2.       The “secret society” barriers to entry into the Chevra Kadisha have been knocked down in many communities. Yet the anonymity tradition for Tahara team members continues to maintain a barrier of a different kind, even though it is based on respect for both the family and the chevra members. If we truly believe that tahara is an integral part of the continuum of care at the end of life, and that communication and compassion are important in the healing process, then we should develop ways for the tahara team members to interact with the family in a way that the respect shown by anonymity of those who performed the Tahara is still provided.  It is distressing when we hear that those doing the tahara know nothing about the meit/a, or are unaware of what will happen next at the funeral, burial and shiva. We know that some tahara team members will go out of their way to do shmira or lead shiva services after a tahara because they feel the need for a connection to the family, or to somehow let the family know that everything was OK in the tahara. The Family Goodbye ritual creates an opportunity for interaction between a member of the tahara team and the family without violating the confidentiality of the tahara process.

3.       One of the traditional aspects of shmira was to physically protect the body. For those communities able to provide continuous shmira, we should evolve a way to take responsibility for “chain of custody”. This would require placing an ID tag on the wrist of the deceased at the hospital, nursing home, or place where they died. The shmira team would provide a log in which each shomer would physically check the meit/a id tag and note the date, time and their name. The Family Goodbye date and time would also be entered into the log. The family would receive a copy of the log after the funeral, enabling them to thank the shmira volunteers if they wish.   These practices would also discourage errors like the following:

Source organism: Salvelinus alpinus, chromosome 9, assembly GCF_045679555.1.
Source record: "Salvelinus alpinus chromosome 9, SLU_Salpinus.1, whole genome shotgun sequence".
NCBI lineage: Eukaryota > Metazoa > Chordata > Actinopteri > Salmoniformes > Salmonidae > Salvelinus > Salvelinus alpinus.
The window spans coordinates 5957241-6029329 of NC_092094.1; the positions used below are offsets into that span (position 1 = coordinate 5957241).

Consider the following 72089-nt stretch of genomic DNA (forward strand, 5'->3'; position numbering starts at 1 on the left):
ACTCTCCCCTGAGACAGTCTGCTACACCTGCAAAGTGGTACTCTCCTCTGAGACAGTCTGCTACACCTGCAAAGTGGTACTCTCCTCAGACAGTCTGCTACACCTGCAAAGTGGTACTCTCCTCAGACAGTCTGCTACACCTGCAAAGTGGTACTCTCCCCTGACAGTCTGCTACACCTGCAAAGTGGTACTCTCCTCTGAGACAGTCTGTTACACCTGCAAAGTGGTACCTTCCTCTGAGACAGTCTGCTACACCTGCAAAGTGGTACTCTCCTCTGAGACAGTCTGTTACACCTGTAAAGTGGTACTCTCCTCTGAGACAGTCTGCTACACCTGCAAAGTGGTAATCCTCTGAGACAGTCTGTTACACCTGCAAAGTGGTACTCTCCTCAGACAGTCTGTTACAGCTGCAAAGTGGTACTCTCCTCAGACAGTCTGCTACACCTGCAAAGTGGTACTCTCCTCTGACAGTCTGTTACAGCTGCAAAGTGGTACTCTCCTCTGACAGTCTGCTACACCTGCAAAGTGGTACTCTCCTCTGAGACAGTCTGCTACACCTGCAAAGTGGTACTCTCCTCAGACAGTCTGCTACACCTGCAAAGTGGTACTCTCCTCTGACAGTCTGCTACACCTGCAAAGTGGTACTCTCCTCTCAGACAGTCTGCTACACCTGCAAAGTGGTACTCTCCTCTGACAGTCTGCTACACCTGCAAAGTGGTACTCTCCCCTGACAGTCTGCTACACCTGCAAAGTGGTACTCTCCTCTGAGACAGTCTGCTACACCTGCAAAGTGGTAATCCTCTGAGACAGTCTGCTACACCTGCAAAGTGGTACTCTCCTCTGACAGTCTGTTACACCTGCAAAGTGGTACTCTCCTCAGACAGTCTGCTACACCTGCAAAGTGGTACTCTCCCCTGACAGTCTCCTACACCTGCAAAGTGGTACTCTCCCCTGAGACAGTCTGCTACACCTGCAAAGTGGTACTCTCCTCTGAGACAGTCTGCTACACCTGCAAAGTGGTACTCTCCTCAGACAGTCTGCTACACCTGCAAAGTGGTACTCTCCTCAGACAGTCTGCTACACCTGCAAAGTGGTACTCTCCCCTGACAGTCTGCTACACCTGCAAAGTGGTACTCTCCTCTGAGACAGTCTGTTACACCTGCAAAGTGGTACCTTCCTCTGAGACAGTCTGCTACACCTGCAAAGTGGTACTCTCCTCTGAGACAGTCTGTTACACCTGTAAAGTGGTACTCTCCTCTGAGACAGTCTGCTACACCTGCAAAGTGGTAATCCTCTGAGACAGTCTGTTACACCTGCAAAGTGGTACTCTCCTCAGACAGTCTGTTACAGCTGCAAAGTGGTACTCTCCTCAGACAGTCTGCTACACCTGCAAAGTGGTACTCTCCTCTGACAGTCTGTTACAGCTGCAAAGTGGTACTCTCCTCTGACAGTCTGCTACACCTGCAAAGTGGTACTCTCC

“…the state [of Massachusetts Board of Registration of Funeral Directors and Embalmers] alleges Stanetsky [Jewish Memorial Chapel] staff placed [Evelyn] Zippin in a grave at Chevra Kadsha Cemetery in Woburn that was intended for another elderly woman named Evelyn who died the same day. Once the error was realized, it’s alleged that Zippin was exhumed and the two bodies switched without their families ever being told or the necessary permits pulled.”                             Boston Herald – Nov 25, 2010

“…Stanetsky Memorial Chapels entered into a Consent Agreement whereby the funeral home agreed to pay an $18,000 fine. The funeral home also agreed to a probation period of 12 months. As part of the probation, the funeral home is required to provide the Board with written verification, signed by two licensed/certified funeral directors, of the identity of every decedent that comes into the care of the funeral home. The $18,000 fine is the largest fine in the history of the Board. The Consent Agreement also marks the first time that probation has been imposed on a funeral establishment [by the Massachusetts Board].”                                                 Massachusetts Board – December 21, 2011

Mishpocha L’Hitraot – Family Goodbye

Some Chevra Kadisha groups have indicated that they want to modify their Tahara protocol to allow for a Family Goodbye. This modification is designed to respond to those requests while maintaining as much as possible the original Tahara prayers, actions, and kavanah, and providing Jewish content and context for a Family Goodbye.

Here is a model of how this new ritual might unfold:  A member of the Tahara team, the rabbi, or a synagogue volunteer meets with the family member(s) at the funeral home, offer condolences, explaining the tahara ritual including the tachrichim.  They would then review the Mishpocha L’Hitraot ritual:

 

1.       Opening Prayer

2.       Remove the loose lid from the aron

3.       Remove the face covering from the meit/a

4.       Give the family a few minutes to say goodbye (usually just a few minutes – if they need additional time, suggest staying on for Shmira after the Mishpocha L’Hitraot)

5.       Place pottery on the eyes and mouth